1. Identify the technical, institutional, socio-economic and policy opportunities and constraints for promoting the cassava sub sector
2. Assess the domestic market opportunity for cassava products (chips pellets, flour, starch, ethanol and so on) in Nigeria and suggest how this potential could be realised
3. Evaluate the economics of cassava production and processing costs structures (and profitability) of value adding cassava enterprises and suggest reduction strategy
4. Determine optimal locations of processing plants based on identical markets for various cassava products with markets
5. Provide information on marketing cost structure from rural to urban areas for cassava and its products and determine the break-even distance and volume for cassava transportation
6. Make recommendations on how to make cassava and cassava products competitive within the domestic and export markets
The analysis will follow a vertical agribusiness perspective in which we assume that the cassava sub sector is segmented into four categories were cassava is produced at the farm level by farmers, processed into chips, flour and pellets by processors, and used by agro industries to produce other products like ethanol, dextrin/adhesives, native and modified starch, etc for the other industrial (e.g. textiles, paper, wood, etc) and consumer (food and beverage) markets.
1. Provide information on the production cost for cassava per ha in the cassava producing states in Nigeria
2. Ascertain the cassava varieties available and their actual and potential yield
Processing and Equipments
3. Evaluate the economics of existing cassava processing equipments and new equipment such as flash dryers, solar dryers, centrifuge, washing machine, peeling machine etc.
4. Ascertain the current status of processing technology, and local maintenance capacity in Nigeria
5. Ascertain and evaluate the conversion ratios for different cassava products
Transportation and Cluster Development
6. Provide information on transportation costs from rural to urban areas for cassava tubers, gari, etc on kilometre per tonne basis for 30 km, 60 km and 90 km radius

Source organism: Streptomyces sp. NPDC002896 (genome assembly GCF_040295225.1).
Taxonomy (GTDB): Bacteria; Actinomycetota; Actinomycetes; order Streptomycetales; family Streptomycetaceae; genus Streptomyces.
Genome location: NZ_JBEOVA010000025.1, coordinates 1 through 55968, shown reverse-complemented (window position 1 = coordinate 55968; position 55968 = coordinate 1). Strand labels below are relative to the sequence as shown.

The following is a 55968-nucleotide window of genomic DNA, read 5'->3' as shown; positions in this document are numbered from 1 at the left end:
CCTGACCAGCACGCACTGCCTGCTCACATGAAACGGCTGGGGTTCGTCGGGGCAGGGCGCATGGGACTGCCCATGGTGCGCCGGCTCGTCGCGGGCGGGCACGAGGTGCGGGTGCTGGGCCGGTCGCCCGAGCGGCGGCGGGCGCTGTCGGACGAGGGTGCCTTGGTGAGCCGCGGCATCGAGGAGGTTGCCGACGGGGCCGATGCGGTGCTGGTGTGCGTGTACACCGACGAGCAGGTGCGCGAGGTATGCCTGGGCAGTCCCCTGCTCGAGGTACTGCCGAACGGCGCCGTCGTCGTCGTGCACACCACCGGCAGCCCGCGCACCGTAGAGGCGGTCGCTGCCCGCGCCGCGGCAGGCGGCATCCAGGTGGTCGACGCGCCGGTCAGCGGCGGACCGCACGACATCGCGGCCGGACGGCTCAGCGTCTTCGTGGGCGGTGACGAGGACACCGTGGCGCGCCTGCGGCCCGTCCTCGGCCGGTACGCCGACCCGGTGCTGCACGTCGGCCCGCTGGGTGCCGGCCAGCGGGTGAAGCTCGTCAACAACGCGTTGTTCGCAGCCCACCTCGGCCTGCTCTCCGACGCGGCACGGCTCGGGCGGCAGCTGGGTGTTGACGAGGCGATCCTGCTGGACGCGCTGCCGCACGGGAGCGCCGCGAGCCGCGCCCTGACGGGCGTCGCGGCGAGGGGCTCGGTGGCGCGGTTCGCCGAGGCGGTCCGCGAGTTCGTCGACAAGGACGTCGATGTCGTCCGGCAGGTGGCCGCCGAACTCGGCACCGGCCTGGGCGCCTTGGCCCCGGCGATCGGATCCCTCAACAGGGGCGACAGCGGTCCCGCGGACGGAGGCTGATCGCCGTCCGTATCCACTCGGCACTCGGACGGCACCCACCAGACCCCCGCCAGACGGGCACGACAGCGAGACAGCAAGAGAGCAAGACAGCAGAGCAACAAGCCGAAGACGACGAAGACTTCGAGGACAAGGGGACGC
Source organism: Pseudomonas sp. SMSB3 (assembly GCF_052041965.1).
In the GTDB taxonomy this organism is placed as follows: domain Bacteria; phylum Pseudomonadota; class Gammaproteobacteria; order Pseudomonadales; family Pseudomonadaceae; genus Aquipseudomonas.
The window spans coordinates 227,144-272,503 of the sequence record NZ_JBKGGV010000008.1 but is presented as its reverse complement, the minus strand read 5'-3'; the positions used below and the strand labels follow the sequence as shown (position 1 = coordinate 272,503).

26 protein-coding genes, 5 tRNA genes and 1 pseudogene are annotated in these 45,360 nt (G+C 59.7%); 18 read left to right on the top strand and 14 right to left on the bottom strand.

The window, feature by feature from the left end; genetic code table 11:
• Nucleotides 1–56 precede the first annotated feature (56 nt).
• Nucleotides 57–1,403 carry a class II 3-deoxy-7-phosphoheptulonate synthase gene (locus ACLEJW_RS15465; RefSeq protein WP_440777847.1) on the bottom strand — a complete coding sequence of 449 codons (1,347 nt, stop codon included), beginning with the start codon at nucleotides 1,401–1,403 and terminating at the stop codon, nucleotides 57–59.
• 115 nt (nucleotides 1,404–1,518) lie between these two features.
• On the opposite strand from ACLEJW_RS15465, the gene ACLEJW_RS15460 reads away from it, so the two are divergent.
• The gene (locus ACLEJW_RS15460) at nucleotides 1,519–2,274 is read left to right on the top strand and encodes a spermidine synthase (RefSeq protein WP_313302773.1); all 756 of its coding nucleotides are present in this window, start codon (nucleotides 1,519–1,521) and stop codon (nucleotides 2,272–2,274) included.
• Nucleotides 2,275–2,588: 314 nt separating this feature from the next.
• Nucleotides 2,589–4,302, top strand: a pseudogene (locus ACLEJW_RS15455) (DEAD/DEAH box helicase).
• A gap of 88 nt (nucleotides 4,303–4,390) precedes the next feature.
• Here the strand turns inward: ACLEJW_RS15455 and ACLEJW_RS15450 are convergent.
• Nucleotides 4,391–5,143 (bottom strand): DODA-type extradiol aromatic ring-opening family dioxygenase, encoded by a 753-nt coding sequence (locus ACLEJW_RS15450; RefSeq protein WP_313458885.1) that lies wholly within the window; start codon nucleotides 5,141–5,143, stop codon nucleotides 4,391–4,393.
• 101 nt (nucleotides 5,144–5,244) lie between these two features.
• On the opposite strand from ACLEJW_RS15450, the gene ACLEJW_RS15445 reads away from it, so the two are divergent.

7. Describe the supply chain requirements and identify preliminary logistic framework for cluster development in the SE, SW, and middle belt of Nigeria
Products and Products Market
8. Provide information on price trends for cassava and cassava-based products relative to other dry grain products like maize, sorghum, and rice
9. Determine the availability and existing use of secondary cassava products and the key agribusiness firms as well as their supply chain structure (e.g. farmer groups, processor groups, etc)
10. Identify and assess the status of existing and potential industries (e.g. food, animal feed, textile, paper, plywood, glue, pharmaceuticals, starch, alcohol and so on) that use or can potentially use cassava products
11. Ascertain the market share and size of use of cassava as raw material in these identified industries in Nigeria
12. Identify existing and potential volumes, prices, quality standards, and delivery schedules for cassava based products used by the various industries in Nigeria
Competitiveness and Export
13. Using Private cost ratio, domestic resource costs, nominal protection coefficient for output and profitability coefficient ascertain the degree of cassava competitiveness in Nigeria
14. Provide information on export quality requirements, delivery schedule, shipping costs and requirements, international prices for cassava based products, and niche markets for Nigerian cassava (e.g. composite pellets, etc)
15. Provide any other information and recommendations that will guide investment decisions in the cassava sub sector
Methodology of the market investment Survey
The market and sub sector study will be carried out through a review of existing documents and surveys. A sub sector is a vertical slice in the commodity chain from input supply to consumption showing all the stages and key players in the chain. In the cassava chain the study will focus on cassava producers, processors and traders as well as banks, input dealers and extension institutions. The study will cover all the major sectors where the cassava and cassava products are (potentially) utilised. These include the food, feed and industrial sectors.